Since today was forecast to be a hot one, I wanted to make it into town before noon, which meant 300+ miles of all backroads wouldn’t work, but I sure didn’t want to superslab it either. I split the difference – the first half I took Highway 24, which was empty and very few cars and great views of Mount Elbert. It was also really cold! I had to pull over and put on my heated jacket after an hour or two of 42 degrees.
24 joins up with the main east west highway, Highway 70. Unfortunately within 5 miles of the junction, CODOT was out setting up for chip seal work, which resulted in a FORTY FIVE MINUTE delay, luckily it was not hot yet or that would have super sucked.
Once hopping on Highway 70, you drop straight down into the desert, but it’s actually pretty scenic – Glenwood Canyon in particular is a marvel of traffic engineering – it sort of feels like you’re riding through a mini-grand canyon via overpasses, tunnels and bridges.
Once I reached the Grand Mesa Scenic Byway turn-off.. more construction. I hope this doesn’t screw up my bike ride tomorrow.
The weather looks reasonable to climb Grand Mesa, this is the 24th most difficult climb in the US, with roughly 5700 feet of ascent, judging by the views coming into town, it should be pretty epic.
Right after the climb I plan to head to Grand Junction and do the Colorado National Monument loop – not really a climb, but supposed to be amazing scenery.
Wow, this was hard.. really really hard, steep and relentless, possibly the most difficult (subjectively) climb I’ve ever done. [Strava Activity Here]
I got out early and headed up the highway, and it pretty much goes straight to 6-8% grade right after leaving town. Zero shoulder and cars blowing by at freeway speeds, not fun.
After a bit of this you make a left and head up on the Pike’s peak road, and things get even more serious with 10% grade that just goes straight up. Just getting to the top of this section took about an hour.
I had left early figuring to beat the tourist traffic.. except in typical “zero research fashion” it turns out the road is only open at 7:30.. and they are quite serious about it, it’s a whole production: van loads of rangers and volunteers blanketing the mountain, 2 mobile EMT trucks(!), massive gates and toll structure.
So I had to sit around for an hour until the road opened, it was not particularly cold or windy, so it was ok.
From about 8K to about 10K, things were ok, the typical alpine tree tunnels.. at 10K I started feeling not so great, which is odd since for both Trail Ridge and Mt Evans I didn’t really feel poorly until 12K.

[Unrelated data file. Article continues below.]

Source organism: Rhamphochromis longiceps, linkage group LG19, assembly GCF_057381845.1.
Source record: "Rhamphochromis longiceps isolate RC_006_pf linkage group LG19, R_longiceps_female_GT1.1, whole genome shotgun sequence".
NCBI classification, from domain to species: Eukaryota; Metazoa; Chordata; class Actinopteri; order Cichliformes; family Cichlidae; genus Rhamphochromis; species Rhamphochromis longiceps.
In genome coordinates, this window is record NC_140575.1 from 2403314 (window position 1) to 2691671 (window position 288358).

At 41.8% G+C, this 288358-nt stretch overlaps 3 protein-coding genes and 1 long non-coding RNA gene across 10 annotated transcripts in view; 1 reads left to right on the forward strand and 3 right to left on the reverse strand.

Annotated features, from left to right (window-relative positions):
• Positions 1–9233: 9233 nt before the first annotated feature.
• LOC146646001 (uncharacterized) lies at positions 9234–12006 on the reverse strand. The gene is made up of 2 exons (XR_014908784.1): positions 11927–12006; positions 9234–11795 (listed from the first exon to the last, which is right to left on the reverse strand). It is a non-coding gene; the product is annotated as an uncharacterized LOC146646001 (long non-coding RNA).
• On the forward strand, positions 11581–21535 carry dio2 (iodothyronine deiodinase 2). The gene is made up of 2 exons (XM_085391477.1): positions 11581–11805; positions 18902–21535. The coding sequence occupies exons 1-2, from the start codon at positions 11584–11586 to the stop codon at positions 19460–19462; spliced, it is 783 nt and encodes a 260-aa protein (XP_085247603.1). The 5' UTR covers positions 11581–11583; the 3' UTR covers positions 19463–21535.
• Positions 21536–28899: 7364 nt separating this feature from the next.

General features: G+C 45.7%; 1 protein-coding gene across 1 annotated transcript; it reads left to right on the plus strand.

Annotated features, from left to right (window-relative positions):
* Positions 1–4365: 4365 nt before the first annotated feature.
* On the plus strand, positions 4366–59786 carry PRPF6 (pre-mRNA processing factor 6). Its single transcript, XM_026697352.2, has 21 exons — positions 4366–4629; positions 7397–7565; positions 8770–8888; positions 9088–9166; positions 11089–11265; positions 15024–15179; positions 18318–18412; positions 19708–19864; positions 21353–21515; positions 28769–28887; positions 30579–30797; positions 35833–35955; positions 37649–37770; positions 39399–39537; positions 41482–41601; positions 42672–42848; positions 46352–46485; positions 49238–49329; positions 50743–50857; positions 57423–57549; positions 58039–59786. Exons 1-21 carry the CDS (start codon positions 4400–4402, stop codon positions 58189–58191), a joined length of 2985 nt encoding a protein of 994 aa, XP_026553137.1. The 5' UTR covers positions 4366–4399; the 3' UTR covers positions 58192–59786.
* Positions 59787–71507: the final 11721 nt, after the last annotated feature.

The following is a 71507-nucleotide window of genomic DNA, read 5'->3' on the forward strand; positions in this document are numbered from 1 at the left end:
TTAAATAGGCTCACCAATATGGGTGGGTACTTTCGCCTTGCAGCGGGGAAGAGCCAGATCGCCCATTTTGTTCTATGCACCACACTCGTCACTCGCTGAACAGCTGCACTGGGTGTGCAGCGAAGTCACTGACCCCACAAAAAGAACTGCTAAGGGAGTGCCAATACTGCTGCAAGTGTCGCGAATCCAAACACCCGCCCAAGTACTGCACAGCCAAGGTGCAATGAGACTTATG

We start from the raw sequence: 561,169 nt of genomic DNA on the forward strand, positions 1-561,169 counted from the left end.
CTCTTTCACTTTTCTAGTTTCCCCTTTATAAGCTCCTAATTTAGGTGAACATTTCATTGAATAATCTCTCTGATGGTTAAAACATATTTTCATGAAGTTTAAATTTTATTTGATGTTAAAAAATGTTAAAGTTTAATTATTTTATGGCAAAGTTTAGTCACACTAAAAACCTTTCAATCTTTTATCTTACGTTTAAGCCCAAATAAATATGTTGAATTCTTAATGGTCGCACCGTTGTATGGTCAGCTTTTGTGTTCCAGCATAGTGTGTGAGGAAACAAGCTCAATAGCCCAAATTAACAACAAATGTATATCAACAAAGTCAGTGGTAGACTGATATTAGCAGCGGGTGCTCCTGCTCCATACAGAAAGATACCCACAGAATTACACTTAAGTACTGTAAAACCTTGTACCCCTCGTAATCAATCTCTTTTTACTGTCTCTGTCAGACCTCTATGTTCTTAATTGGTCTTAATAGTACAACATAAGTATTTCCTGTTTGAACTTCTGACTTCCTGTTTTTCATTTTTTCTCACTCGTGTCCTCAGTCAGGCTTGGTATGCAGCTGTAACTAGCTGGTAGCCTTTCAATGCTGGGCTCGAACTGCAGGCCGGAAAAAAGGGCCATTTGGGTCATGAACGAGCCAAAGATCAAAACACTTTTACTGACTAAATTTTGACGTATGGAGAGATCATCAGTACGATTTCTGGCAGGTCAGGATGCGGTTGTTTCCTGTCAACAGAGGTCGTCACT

I can only assume the combination of the much steeper grades and it being significantly warmer (and no wind) were making things more difficult.
From 13K on up.. it was a death march.. just put it in the granny gear (helllo!) and tried to keep the pedals turning. The quantity of pictures declined significantly from here on out.
After what felt like forever, I made it to the summit and received many high-fives and fist bumps!
Whew, well, after Pike’s, nothing is quite as difficult on the list (I hope!)
My current plan was to head to Ouray, CO and ride Red Mountain Pass, but it looks like they are gonna be blasted out by thunderstorms over the next few days.
I had thought some of the valley rides I had on the list were not going to happen due to heat, but maybe they’re back on if the mountains are too washed out!
We’ll see what tomorrow brings – either way, it is time to start heading west, so probably a 400+ mile motorcycle day.
Left pretty late this morning, since this is only 90 miles away. Manitou Springs sits right at the foot of Pike’s Peak.
First 20 miles or so are all superslab 4 lane freeway with angry cagers, reminding me why I stay away from cities when I’m out on motorcycle trips! After that, it turned into “mountain traffic” which is the Colorado version of California beach traffic, so that was nearly an hour of 20 mph. The urge to lane split was almost impossible to resist, but I refrained. I don’t know how non-lane splitting state residing motorcyclists do it. It was torture seeing all that open space!
So, despite being only 90 miles, it was more unpleasant than a lot of the desert runs.
The weather right now is looking pretty good, so hopefully it holds, because that mountain looks really really tall. Unlike Mount Evans where you can’t really see the peak from the start, Pike’s you can see it right there.
I’ve acquired breakfast and pop tarts, so the plan is to roll out around 6 AM before the tourist traffic really gets going.